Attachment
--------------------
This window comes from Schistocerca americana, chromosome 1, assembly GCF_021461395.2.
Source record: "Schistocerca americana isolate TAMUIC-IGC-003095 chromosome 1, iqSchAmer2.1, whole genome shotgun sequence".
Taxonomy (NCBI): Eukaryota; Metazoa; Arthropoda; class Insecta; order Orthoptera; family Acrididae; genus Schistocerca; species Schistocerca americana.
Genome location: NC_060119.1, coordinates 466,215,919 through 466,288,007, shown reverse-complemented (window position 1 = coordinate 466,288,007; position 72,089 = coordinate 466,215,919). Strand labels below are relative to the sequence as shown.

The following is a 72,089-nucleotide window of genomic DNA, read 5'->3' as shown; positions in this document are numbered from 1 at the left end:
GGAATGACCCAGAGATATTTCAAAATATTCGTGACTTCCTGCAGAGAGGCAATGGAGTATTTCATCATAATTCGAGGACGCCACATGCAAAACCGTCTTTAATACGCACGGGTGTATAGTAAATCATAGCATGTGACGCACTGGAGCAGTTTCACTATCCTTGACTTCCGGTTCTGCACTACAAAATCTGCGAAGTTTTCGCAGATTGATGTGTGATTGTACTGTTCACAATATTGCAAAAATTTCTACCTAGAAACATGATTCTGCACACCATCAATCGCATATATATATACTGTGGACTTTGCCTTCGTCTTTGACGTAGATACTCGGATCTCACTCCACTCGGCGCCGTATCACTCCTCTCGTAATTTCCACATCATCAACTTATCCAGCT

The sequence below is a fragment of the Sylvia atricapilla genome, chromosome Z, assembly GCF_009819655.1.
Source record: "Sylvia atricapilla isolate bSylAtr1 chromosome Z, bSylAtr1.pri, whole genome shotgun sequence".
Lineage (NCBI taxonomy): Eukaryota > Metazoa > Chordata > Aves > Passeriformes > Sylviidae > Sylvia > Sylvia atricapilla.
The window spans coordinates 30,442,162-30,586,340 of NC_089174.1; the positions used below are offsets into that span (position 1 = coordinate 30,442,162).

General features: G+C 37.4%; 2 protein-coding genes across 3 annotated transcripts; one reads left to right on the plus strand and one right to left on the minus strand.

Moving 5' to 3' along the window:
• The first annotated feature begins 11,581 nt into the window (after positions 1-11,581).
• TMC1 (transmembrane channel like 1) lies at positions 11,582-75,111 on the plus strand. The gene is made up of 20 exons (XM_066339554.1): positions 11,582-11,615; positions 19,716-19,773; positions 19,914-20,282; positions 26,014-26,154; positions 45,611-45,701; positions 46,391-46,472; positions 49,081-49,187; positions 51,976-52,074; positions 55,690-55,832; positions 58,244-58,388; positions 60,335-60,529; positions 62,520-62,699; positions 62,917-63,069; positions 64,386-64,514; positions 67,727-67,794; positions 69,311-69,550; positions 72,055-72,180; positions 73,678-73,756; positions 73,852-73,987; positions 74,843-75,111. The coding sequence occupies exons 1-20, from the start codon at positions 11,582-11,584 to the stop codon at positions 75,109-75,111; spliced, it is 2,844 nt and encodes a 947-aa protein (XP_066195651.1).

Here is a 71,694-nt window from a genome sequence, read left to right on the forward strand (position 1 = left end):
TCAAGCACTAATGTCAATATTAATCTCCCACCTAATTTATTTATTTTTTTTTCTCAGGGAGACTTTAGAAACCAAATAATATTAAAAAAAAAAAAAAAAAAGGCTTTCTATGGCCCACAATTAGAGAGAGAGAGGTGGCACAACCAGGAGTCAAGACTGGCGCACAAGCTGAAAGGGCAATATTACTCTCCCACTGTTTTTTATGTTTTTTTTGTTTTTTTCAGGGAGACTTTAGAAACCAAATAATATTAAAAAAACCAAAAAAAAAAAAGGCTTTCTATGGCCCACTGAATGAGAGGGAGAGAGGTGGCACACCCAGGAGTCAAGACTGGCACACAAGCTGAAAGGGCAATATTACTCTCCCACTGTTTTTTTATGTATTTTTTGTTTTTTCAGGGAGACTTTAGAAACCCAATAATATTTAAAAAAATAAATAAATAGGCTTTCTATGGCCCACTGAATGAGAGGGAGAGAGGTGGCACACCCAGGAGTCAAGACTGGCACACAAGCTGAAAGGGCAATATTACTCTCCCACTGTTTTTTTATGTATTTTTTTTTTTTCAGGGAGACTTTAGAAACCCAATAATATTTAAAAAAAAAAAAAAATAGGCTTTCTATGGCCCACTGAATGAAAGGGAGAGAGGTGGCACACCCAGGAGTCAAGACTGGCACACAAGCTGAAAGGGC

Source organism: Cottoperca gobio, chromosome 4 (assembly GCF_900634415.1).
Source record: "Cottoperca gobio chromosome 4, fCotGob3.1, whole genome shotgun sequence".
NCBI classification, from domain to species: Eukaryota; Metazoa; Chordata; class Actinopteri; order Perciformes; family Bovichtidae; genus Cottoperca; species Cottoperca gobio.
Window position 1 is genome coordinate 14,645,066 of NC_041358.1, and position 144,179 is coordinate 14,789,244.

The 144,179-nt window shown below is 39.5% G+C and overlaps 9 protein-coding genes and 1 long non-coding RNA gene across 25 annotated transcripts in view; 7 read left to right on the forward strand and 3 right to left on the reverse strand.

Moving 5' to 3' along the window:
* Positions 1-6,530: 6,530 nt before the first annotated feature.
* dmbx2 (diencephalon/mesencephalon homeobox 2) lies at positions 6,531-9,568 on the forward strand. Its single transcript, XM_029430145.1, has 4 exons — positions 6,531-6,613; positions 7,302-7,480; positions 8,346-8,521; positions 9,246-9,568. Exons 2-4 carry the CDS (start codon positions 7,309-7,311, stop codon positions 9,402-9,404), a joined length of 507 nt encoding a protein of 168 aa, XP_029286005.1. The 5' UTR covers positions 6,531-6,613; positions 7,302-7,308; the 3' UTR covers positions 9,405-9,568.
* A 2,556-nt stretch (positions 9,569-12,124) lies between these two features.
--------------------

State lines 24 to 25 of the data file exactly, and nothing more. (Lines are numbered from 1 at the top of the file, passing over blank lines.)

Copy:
* dmbx2 (diencephalon/mesencephalon homeobox 2) lies at positions 6,531-9,568 on the forward strand. Its single transcript, XM_029430145.1, has 4 exons — positions 6,531-6,613; positions 7,302-7,480; positions 8,346-8,521; positions 9,246-9,568. Exons 2-4 carry the CDS (start codon positions 7,309-7,311, stop codon positions 9,402-9,404), a joined length of 507 nt encoding a protein of 168 aa, XP_029286005.1. The 5' UTR covers positions 6,531-6,613; positions 7,302-7,308; the 3' UTR covers positions 9,405-9,568.
* A 2,556-nt stretch (positions 9,569-12,124) lies between these two features.